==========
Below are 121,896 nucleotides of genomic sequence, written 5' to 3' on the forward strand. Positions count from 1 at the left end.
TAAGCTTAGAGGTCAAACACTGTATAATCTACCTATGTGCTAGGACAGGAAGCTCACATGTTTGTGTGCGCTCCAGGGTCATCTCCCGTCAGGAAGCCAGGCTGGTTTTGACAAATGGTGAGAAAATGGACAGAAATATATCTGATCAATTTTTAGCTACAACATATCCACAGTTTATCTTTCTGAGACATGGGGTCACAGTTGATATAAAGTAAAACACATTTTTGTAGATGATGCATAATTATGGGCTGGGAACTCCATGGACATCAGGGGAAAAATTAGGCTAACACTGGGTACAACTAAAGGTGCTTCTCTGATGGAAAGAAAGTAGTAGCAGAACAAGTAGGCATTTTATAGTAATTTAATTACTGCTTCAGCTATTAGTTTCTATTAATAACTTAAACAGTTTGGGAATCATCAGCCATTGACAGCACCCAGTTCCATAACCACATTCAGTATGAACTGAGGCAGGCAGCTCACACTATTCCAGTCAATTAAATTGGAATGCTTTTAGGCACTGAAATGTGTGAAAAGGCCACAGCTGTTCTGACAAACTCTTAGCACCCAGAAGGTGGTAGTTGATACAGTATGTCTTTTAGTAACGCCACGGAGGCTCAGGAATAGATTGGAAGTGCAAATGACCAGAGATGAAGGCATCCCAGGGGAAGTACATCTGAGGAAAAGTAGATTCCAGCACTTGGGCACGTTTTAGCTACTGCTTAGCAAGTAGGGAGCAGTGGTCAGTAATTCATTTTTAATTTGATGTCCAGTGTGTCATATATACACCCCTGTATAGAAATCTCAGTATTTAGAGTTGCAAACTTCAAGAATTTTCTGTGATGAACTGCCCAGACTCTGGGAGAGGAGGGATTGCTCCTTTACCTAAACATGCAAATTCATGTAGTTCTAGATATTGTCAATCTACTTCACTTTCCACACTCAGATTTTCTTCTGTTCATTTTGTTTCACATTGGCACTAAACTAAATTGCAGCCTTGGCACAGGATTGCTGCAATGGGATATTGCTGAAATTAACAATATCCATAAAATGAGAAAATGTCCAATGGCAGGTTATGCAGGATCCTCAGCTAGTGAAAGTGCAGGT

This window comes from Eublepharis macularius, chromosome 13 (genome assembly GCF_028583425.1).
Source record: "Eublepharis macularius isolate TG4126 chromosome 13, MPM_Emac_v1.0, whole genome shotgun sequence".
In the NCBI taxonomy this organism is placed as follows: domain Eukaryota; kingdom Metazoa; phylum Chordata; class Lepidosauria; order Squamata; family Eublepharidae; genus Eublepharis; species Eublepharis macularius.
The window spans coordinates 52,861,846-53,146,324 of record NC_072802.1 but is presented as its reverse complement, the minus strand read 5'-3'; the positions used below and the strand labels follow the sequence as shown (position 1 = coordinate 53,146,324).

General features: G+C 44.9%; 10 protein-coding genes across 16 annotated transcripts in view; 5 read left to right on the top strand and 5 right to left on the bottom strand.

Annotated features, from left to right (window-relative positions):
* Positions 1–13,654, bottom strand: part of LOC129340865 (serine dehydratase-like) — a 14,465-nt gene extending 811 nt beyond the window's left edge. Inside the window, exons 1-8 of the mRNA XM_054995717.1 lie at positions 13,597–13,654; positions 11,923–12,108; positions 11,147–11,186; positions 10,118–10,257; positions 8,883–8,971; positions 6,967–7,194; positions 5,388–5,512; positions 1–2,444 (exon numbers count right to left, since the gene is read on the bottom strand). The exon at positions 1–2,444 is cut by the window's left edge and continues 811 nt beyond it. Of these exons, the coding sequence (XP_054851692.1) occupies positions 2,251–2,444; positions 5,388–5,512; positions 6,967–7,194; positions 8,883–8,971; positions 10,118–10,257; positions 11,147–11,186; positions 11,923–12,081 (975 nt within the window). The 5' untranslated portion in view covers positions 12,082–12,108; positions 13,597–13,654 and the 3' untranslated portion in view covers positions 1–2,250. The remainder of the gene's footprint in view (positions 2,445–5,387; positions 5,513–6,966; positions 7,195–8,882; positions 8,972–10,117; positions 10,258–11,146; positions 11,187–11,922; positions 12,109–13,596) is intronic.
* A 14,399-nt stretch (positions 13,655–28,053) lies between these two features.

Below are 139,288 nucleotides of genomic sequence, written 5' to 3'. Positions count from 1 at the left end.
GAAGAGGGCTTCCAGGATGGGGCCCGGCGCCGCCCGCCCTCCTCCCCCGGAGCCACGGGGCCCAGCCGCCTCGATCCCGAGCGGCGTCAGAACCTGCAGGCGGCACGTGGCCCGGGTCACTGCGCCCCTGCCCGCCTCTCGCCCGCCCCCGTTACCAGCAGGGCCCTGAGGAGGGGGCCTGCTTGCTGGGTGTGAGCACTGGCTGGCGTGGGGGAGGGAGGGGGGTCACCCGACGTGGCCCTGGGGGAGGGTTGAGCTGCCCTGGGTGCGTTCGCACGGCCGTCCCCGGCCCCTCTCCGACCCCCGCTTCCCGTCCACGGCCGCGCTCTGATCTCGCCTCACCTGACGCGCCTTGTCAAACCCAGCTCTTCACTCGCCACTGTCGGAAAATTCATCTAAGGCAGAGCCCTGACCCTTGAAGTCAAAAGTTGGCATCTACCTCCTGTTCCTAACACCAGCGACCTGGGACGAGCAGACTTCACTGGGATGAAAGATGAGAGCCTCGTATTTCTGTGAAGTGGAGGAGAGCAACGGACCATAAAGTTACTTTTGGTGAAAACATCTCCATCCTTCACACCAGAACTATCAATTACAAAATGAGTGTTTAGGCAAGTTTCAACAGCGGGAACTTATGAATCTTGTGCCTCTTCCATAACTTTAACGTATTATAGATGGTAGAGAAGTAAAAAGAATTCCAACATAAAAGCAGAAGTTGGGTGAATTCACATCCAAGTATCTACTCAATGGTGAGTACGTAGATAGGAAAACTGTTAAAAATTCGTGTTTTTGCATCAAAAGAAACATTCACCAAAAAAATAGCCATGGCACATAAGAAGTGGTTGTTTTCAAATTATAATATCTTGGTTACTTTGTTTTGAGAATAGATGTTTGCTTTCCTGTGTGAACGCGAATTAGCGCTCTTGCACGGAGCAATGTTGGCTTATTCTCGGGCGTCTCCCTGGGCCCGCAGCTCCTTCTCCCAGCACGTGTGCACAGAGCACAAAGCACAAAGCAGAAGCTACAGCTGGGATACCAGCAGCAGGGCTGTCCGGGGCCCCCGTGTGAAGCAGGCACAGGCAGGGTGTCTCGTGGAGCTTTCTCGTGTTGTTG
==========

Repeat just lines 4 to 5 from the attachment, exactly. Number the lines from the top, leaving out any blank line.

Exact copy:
Source record: "Eublepharis macularius isolate TG4126 chromosome 13, MPM_Emac_v1.0, whole genome shotgun sequence".
In the NCBI taxonomy this organism is placed as follows: domain Eukaryota; kingdom Metazoa; phylum Chordata; class Lepidosauria; order Squamata; family Eublepharidae; genus Eublepharis; species Eublepharis macularius.